Audio support for Linux on Chromebooks appears to be pushed back to Chrome OS 74

After making good progress on audio support for Linux apps on Chrome OS, the feature appears to have missed the cut for Chrome OS 73: Tune in to Chrome OS 74, at the earliest, for audio playback in Project Crostini.

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Coding on a Chromebook: I’m all in with Crostini and the Pixel Slate

One of the most read posts on About Chromebooks is from last April when I detailed how I was coding with my Pixelbook. Now that Project Crostini has quickly matured, I’ve revamped my development environment on the Pixel Slate.

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Pixelbook and “Nami” Chromebooks the first to get Linux GPU acceleration in Project Crostini

The Pixelbook and four other fairly new Chromebooks have the special flag to enable GPU acceleration, making these the first to get the new feature for Linux. This should bring the Android emulator and improved gaming capabilities to Project Crostini.

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Chrome OS 73 Dev Channel adds Google Drive, Play Files mount in Linux, USB device management and Crostini backup flag

The Chrome OS 73 Dev Channel brings a bunch of useful features to Project Crostini on Chromebooks. You can now mount your Google Drive and Google Play files in Linux. Plus there are new flags to enable a Crostini file backup function that’s in the works.

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Chrome OS 72 Dev Channel brings HiDPI toggle for Linux apps in Project Crostini

Using a Linux app on your Chromebook and you just can’t read or use text and app controls because they’re super small? The reason may be due to display scaling and a new option is available in Chrome OS 72 to address it.

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GPU acceleration command for Linux coming soon to Project Crostini

A new command to enable GPU acceleration in Project Crostini was added to the Chrome OS code base, although it doesn’t yet work. Once it does, you should be able to test the feature in Linux on your Chromebook.

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Chromebook file sharing with Linux feature pushed back to Chrome OS 73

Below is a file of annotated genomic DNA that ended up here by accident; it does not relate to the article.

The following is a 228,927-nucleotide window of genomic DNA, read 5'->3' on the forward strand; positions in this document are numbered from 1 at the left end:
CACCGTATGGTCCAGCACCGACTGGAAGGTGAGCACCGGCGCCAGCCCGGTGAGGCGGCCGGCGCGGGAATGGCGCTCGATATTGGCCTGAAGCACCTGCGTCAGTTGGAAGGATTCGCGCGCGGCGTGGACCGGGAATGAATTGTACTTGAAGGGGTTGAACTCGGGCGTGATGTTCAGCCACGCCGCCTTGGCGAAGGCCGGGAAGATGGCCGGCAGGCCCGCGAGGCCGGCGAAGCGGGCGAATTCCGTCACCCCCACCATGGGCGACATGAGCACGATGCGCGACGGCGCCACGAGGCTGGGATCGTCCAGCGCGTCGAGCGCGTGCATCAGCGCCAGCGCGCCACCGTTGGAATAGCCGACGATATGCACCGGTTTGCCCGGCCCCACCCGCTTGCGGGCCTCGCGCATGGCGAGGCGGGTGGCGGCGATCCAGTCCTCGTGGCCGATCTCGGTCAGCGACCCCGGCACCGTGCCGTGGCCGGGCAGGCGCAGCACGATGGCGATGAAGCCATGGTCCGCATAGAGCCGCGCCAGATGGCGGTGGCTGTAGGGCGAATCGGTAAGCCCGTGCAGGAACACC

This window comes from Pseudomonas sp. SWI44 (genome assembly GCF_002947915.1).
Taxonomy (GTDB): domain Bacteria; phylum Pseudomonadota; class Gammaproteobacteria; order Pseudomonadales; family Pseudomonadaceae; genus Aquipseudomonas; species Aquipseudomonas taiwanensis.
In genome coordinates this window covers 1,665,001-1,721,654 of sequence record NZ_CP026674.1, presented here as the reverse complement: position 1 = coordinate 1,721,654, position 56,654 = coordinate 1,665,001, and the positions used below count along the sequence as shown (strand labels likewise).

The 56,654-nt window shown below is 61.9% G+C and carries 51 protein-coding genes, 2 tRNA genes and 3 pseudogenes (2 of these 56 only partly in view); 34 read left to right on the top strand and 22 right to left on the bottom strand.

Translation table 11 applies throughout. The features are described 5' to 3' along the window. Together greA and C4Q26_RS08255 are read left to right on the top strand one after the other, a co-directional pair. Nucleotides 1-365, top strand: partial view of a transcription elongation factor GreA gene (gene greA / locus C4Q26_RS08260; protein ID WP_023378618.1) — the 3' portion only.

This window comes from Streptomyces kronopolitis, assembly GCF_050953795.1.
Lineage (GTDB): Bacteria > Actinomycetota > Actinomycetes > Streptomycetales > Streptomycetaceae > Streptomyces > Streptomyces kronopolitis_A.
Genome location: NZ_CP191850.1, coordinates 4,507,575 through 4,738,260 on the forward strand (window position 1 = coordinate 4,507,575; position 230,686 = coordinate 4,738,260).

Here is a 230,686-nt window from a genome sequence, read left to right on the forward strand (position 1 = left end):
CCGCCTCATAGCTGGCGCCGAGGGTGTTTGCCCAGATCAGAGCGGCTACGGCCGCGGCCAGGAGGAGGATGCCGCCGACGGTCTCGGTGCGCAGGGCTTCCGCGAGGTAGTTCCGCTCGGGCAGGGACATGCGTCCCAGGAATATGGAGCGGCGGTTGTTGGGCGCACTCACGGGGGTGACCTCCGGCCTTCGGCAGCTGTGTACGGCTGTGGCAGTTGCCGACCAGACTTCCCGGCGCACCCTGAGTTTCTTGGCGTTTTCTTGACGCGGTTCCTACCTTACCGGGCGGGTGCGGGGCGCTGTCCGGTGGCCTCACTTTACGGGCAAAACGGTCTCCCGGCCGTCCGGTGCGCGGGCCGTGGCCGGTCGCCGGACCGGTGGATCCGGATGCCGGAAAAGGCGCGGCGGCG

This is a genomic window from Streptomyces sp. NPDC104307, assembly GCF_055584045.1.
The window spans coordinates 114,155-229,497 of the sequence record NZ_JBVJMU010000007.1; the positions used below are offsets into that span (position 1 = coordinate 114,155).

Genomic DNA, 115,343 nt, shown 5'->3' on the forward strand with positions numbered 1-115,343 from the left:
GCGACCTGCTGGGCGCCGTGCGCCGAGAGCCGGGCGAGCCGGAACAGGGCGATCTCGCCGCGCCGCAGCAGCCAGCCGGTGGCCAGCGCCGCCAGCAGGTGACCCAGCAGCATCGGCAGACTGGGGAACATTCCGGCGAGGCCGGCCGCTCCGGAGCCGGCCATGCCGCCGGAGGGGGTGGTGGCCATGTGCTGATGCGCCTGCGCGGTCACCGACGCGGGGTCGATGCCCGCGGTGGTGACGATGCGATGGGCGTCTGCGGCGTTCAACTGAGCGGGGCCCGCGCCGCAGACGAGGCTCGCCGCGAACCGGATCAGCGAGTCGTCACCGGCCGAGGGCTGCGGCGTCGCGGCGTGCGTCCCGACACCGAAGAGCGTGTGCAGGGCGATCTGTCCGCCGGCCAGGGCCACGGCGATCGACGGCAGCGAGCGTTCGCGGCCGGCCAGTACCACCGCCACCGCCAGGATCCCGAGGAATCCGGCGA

If you got used to the Share with Linux files feature on your Chromebook, you might want to get un-used to it. The latest Dev Channel release of Chrome OS removes it with a new target version of Chrome OS 73. Here’s why.

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Broader USB device support for Project Crostini takes a big step forward

Additional code was added to expand USB support for Linux on Chrome OS. Behind the scenes, the virtual machine will manage details of USB devices and their state, meaning you should soon be able to connect to a range of USB devices in Crostini.

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Pixel Slate and Pixel Slate Keyboard review: Portability and productivity at a premium price

The Pixel Slate and Keyboard aren’t for everyone when there are less expensive 2-in-1 Chromebooks available. But if you want the best of both a Chrome OS desktop and a tablet mode, aside from a few minor issues, this potent package is exceptional.

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Don’t expect to record audio or have Skype video chats using Linux for Chromebooks any time soon

Sound support is still in the works for Linux apps on Chromebooks, but the first function will simply be that: Sound playback. Audio recording is slated to follow and camera access — needed for Skype video — isn’t even on the roadmap yet.

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Linux on Chromebooks getting access to Android Play Files via Project Crostini

After adding access in Project Crostini to share Chrome OS folders with Linux, the next function in the works is to bring shared Play Files to Linux from the Android implementation on Chromebooks.

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